Verismo Gives Cable an OTT Weapon of Its Own

Netflix Inc. (Nasdaq: NFLX) is generally considered one of cable's chief "over-the-top" video threats, but what if those threats were extended to include other cable MSOs? According to Verismo Networks Inc. it's not just a likely scenario, but one that's already starting to happen.

The Mountain View, Calif.-based company launched its latest, greatest "VuNow" Internet TV platform today, and one of its more interesting, potential applications is one Light Reading Cable's been tracking for a while -- the idea of an MSO going "over the top" to deliver on-demand and subscription linear programming outside its traditional service areas. (See Verismo Debuts TV Platform.)

Having an MSO attack another in its own backyard is intriguing on several levels. It would certainly put a severe strain on the traditionally chummy and collegial cable industry while giving the operator that's doing it a new revenue stream to pursue. This could be crucial at a time in which cable's losing video subs by the tens of thousands to the telcos and satellite-TV operators, while also being pressed by Netflix and other OTT competition.

Verismo EVP Dhaval Ajmera outlined such a usage case for his company's new platform, claiming it could let MSOs expand services, including linear TV networks (if the operator happened to have such rights) outside their regular geographic areas by riding atop the access networks of others.

The idea sounds a bit nutty, because cable's historically been this big, happy family that would rather stick its head in a vat of boiling oil before inflicting damage on one of its own. But it's also an idea that's been percolating for more than a year. Of relatively recent note, there's that persistent rumor that none other than Comcast Corp. (Nasdaq: CMCSA, CMCSK) is working on such a strategy that would involve the use a small, broadband-connected box to deliver video over the top in non-franchised markets. (See Rumor: Comcast Plots OTT Stealth Attack and Comcast Forges 'Excalibur' for IPTV.)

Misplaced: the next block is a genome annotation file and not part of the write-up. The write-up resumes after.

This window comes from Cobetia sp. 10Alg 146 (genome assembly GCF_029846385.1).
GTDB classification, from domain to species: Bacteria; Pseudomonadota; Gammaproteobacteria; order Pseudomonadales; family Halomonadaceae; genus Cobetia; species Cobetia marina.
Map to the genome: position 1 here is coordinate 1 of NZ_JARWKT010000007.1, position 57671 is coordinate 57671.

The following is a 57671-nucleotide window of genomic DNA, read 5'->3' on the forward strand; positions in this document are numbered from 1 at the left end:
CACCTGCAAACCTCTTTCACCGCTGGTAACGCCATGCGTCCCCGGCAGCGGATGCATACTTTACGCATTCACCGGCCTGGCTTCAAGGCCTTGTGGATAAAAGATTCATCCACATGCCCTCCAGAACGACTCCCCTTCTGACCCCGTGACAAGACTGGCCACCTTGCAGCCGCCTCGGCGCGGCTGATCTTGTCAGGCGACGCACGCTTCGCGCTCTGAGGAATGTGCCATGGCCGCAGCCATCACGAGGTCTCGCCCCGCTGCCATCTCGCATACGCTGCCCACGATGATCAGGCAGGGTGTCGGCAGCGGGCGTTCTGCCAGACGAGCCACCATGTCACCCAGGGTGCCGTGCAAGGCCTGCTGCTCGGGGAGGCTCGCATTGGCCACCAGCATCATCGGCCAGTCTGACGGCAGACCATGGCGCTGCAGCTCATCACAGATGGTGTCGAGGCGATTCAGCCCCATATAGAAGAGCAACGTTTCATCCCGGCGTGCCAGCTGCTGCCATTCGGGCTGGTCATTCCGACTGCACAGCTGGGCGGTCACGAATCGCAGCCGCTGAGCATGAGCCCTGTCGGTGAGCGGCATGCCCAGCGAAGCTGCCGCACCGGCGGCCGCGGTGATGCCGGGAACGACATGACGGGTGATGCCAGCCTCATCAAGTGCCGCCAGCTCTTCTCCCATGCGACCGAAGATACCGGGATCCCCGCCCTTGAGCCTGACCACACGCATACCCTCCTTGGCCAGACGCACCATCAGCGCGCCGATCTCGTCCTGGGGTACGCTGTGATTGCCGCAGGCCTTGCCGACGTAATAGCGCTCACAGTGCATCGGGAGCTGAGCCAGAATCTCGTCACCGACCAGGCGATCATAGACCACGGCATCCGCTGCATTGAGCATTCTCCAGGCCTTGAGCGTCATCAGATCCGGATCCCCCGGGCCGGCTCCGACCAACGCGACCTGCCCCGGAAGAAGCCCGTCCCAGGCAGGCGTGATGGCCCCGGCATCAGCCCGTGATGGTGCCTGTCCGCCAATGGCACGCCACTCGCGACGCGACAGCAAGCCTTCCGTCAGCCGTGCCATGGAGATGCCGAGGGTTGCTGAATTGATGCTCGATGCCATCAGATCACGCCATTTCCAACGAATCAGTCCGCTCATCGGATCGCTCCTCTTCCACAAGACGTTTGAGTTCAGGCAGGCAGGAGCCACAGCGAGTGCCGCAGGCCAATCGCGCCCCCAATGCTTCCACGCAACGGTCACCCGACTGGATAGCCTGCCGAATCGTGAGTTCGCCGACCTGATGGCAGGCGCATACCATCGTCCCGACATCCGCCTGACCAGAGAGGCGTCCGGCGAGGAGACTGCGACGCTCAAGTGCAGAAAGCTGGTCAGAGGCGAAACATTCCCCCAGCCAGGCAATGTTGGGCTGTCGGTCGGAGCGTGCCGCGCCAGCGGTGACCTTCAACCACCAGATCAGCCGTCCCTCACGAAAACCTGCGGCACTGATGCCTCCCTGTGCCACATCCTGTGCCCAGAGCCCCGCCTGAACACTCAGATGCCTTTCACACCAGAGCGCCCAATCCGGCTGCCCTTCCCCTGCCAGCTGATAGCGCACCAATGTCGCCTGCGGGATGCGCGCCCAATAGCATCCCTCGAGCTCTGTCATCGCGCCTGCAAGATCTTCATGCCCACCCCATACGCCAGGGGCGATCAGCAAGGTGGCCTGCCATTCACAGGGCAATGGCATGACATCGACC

Interestingly enough, Verismo makes boxes and software (which also can be ported to cable boxes) that at least sound like a reasonable fit. And it wasn't all that long ago when cable engineers were singing Verismo's praises at a CableLabs conference. (See Verismo Gets Cable's Vote .)

And let's not forget that Comcast just took its Web-fed Xfinity TV service out of beta, though it's only for the MSO's current crop of video subs (for now). Oh, and it's working on a national, video-optimized content delivery network (CDN) that could fit nicely with an OTT video strategy. (See Comcast's TV Everywhere Play Breaks Out of Beta and Comcast's 'Project Infinity' Takes Flight .)

So it would appear that most of the ingredients to this recipe are there, or will be soon, for Comcast or Charter Communications Inc. to offer OTT subscription video services in, say, a Cox Communications Inc. or Time Warner Cable Inc. (NYSE: TWC) market. Comcast would not exactly have to move mountains at this point to add in DRM and adaptive streaming to help make it go.

That strategy would end up treating other MSOs as "dumb pipes," but some smaller cable operators aren't exactly all that scared and bothered about the concept -- why not let the heft and sway of a Comcast deal with those tricky programming carriage and retransmission deals? (See Indie MSOs Plug ‘Dumb Pipe’ Video Model.)

Ajmera won't name names, of course, but says Verismo is already working with "seven or eight" cable operators.

Verismo is also targeting its product at regular ISPs that want to add video to their quiver and become "virtual MSOs" by feeding services over broadband, with Net2Vu, a Caribbean-based company, already on board. He claims that Verismo, which mostly uses H.264 encoding, needs about 1 Mbit/s to deliver video in decent quality, and perhaps 1.5 Mbit/s to 2 Mbit/s to deliver something in the neighborhood of HD.

— Jeff Baumgartner, Site Editor, Light Reading Cable

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paolo.franzoi 12/5/2012 | 4:20:12 PM
re: Verismo Gives Cable an OTT Weapon of Its Own

I think its more complicated because as long as you have competition for the Broadband Access then the ability to raise prices for that is not really there.&nbsp; If we TRULY move to an OTT model, then you can do things like background downloads and enable for subscriptions.&nbsp; Then the only actual real time you have is VOD.&nbsp; So you can trade off storage (which is really cheap) for bandwidth for lots of things.

Bandwidth caps might help more than throttling will if you time shift.


Edit:&nbsp; Jeff - I was thinking more like this....http://www.skyangel.com/



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